February 23, 2013 /24-7PressRelease/
-- Football players in the National Football League (NFL) are generally thought of as tough, determined to win at all costs, larger than life and even super-human. Nonetheless, they get hurt at an alarming rate. Many injuries befalling NFL players
are relatively minor ones like broken bones, sprains, muscle strains, joint dislocations and bruising, all things that are painful but will likely heal over time. Other injuries, however, are much more serious and harder to heal because they involve trauma to the brain.
What is traumatic brain injury?
The human brain is a very complex piece of biological machinery, and any damage to it - even if it seemed minor at the time - can having lasting effects. A traumatic brain injury (TBI) is just that: an injury that involves some form of trauma to the brain. Trauma to the brain can occur whenever there is a blow to the head like in a car accident, fall or assault as the brain "bounces" around inside the skull. They can also be caused when something like a weapon, tool or bullet pierces the cranial bones and directly damages brain tissue. Repeated mild trauma to the brain, even less severe than a concussion, can lead to permanent brain damage.
Athletes' brain injuries often harder to detect
For professional athletes, trauma often comes in the form of blows from a fellow boxer's gloves, an errant elbow that impacts a defensive player's head under the hoop, a solid tackle from the opposing team on the gridiron or a base-line collision. A direct blow is not required, as even shoulder-to-shoulder contact can cause brain trauma. These injuries happen to healthy, muscular, tough men and women who often don't want to admit they are injured out of some misplaced sense of pride. They want to "play through the pain," because they fear they could somehow look weak or be overtaken by a rival.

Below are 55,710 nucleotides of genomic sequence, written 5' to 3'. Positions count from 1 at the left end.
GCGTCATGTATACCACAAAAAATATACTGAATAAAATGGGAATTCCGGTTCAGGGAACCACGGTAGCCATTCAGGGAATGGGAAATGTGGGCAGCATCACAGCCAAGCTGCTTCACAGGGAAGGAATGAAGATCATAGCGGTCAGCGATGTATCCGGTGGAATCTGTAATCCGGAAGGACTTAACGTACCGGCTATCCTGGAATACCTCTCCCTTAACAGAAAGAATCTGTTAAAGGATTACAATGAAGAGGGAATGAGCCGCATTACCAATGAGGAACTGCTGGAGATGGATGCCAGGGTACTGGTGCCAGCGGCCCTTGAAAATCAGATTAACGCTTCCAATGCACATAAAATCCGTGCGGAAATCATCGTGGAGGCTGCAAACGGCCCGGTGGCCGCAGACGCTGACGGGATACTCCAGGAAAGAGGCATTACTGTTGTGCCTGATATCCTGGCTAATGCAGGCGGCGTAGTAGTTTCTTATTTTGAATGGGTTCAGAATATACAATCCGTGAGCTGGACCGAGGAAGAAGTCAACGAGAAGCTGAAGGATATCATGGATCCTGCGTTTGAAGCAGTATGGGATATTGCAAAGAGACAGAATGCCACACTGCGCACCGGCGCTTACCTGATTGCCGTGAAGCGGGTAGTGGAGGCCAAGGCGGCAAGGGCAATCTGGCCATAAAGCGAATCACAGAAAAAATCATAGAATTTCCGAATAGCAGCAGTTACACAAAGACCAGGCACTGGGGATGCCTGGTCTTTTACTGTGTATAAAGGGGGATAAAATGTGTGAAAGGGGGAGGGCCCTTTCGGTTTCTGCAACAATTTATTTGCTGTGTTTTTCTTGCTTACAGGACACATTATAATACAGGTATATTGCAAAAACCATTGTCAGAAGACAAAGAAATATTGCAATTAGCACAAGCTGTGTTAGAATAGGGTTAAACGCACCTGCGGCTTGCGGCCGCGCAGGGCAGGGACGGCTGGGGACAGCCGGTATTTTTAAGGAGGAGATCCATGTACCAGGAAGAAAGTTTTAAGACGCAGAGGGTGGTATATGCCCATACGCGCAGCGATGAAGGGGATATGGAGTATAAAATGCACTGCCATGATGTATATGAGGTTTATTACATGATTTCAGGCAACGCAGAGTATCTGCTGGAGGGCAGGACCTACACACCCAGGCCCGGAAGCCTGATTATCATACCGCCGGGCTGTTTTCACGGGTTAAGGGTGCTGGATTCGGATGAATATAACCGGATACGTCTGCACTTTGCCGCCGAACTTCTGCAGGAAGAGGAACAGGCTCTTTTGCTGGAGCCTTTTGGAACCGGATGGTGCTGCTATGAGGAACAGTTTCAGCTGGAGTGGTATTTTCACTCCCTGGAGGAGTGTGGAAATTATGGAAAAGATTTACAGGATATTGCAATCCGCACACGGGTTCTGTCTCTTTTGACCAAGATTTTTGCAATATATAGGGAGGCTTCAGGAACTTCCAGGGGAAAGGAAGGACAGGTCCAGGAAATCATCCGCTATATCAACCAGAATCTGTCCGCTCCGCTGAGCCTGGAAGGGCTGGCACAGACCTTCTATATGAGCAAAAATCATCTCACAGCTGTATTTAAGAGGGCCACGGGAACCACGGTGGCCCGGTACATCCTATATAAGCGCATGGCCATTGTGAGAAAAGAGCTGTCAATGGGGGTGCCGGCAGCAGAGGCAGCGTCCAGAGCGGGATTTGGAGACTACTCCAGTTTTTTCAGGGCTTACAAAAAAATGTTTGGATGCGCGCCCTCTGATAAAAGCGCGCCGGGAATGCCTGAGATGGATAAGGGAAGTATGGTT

Athletes at the professional level may only play in the "big leagues" for a few years, but they could easily incur tens of thousands of hits on the field. Each one of those comes with a risk for concussion or another form of traumatic head injury, but until recently those types of closed head injuries have been difficult to detect, and it has been nearly impossible in the past to see a connection between long-term brain damage and a pattern of injury.
The problem has become so widespread now, though, that a massive lawsuit - involving thousands of former players and their families - has recently been filed against the NFL. One disorder that has been documented in former players is a condition known as chronic traumatic encephalopathy, or CTE. That disorder causes serious symptoms including confusion, disorientation, memory loss, agitation, depression, impaired judgment and it eventually leads to dementia.
Are you at risk?
If you are a former football player - or other professional athlete - with a history of brain injuries, you need to take steps to both treat any conditions that may have arisen and to protect your legal rights. You also need to be aware of the interplay between personal injuries on the job and the workers' compensation benefit
system, which may be a factor. Injured retired professional football players, for example, may have a workers' compensation claim against their former employers (the team(s) they played for) as well as a possible civil lawsuit against the NFL and the helmet manufacturer. Consult an experienced personal injury attorney in your area to learn more about legal options you may have to recover compensation for your injuries.
Article provided by Rose Klein & Marias LLP
Visit us at www.rkmlaw.net---
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